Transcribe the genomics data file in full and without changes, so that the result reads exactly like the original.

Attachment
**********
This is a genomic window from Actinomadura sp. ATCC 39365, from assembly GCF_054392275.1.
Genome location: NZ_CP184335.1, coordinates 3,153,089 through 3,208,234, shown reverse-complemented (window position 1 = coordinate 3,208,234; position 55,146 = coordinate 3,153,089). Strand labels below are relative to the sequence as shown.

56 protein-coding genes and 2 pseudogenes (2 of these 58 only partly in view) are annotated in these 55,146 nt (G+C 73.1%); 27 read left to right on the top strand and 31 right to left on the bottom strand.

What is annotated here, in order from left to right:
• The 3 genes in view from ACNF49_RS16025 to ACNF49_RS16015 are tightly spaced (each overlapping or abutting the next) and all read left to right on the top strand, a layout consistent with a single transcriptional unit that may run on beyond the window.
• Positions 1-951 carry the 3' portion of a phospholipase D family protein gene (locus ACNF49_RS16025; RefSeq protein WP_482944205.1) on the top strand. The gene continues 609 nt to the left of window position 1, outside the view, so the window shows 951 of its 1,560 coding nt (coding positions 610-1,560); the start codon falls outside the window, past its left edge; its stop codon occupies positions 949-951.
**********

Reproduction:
This is a genomic window from Actinomadura sp. ATCC 39365, from assembly GCF_054392275.1.
Genome location: NZ_CP184335.1, coordinates 3,153,089 through 3,208,234, shown reverse-complemented (window position 1 = coordinate 3,208,234; position 55,146 = coordinate 3,153,089). Strand labels below are relative to the sequence as shown.

56 protein-coding genes and 2 pseudogenes (2 of these 58 only partly in view) are annotated in these 55,146 nt (G+C 73.1%); 27 read left to right on the top strand and 31 right to left on the bottom strand.

What is annotated here, in order from left to right:
• The 3 genes in view from ACNF49_RS16025 to ACNF49_RS16015 are tightly spaced (each overlapping or abutting the next) and all read left to right on the top strand, a layout consistent with a single transcriptional unit that may run on beyond the window.
• Positions 1-951 carry the 3' portion of a phospholipase D family protein gene (locus ACNF49_RS16025; RefSeq protein WP_482944205.1) on the top strand. The gene continues 609 nt to the left of window position 1, outside the view, so the window shows 951 of its 1,560 coding nt (coding positions 610-1,560); the start codon falls outside the window, past its left edge; its stop codon occupies positions 949-951.